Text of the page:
The Encyclopedia Americana (1920)/Fescennine verses
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|Edition of 1920. See also Fescennine Verses on Wikipedia, and the disclaimer.|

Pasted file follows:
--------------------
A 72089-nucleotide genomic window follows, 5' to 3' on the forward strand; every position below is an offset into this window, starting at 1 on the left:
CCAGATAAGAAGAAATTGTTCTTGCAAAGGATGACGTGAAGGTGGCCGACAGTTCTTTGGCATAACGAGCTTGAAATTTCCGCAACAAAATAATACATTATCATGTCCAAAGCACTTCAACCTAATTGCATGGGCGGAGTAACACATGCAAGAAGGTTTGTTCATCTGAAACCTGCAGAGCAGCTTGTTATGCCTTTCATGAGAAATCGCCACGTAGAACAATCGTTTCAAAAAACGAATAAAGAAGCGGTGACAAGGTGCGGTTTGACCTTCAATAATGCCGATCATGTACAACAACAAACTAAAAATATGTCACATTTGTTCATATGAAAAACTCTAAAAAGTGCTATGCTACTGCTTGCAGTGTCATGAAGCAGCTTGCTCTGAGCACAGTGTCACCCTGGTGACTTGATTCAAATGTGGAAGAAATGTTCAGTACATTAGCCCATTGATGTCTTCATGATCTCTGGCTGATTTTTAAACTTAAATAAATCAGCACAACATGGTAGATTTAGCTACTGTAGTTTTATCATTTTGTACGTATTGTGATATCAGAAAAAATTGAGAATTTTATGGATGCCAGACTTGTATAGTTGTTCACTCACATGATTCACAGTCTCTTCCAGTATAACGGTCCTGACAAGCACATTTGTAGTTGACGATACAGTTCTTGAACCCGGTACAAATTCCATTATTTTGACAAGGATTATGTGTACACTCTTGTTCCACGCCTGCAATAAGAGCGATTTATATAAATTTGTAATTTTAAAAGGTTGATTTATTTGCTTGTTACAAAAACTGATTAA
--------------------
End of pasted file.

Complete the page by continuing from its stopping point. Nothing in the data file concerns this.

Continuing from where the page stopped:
FESCENNINE VERSES, an early kind of Italian poetry, originally sung at harvest festivals, and finally spreading to the towns where they became common at private gatherings, especially weddings. Later they were restricted to weddings altogether. They were somewhat coarse and often degenerated into malicious raillery and licentiousness. Festus states that the verses were introduced from Fescennia, in Etruria, but such origin is problematical. (See Latin Literature). Consult Knapp (in American Journal of Philology, XXXIII, 146-148, 1912) and Schanz, ‘Geschichte der römischen Litteratur’ (3d ed., Munich 1907).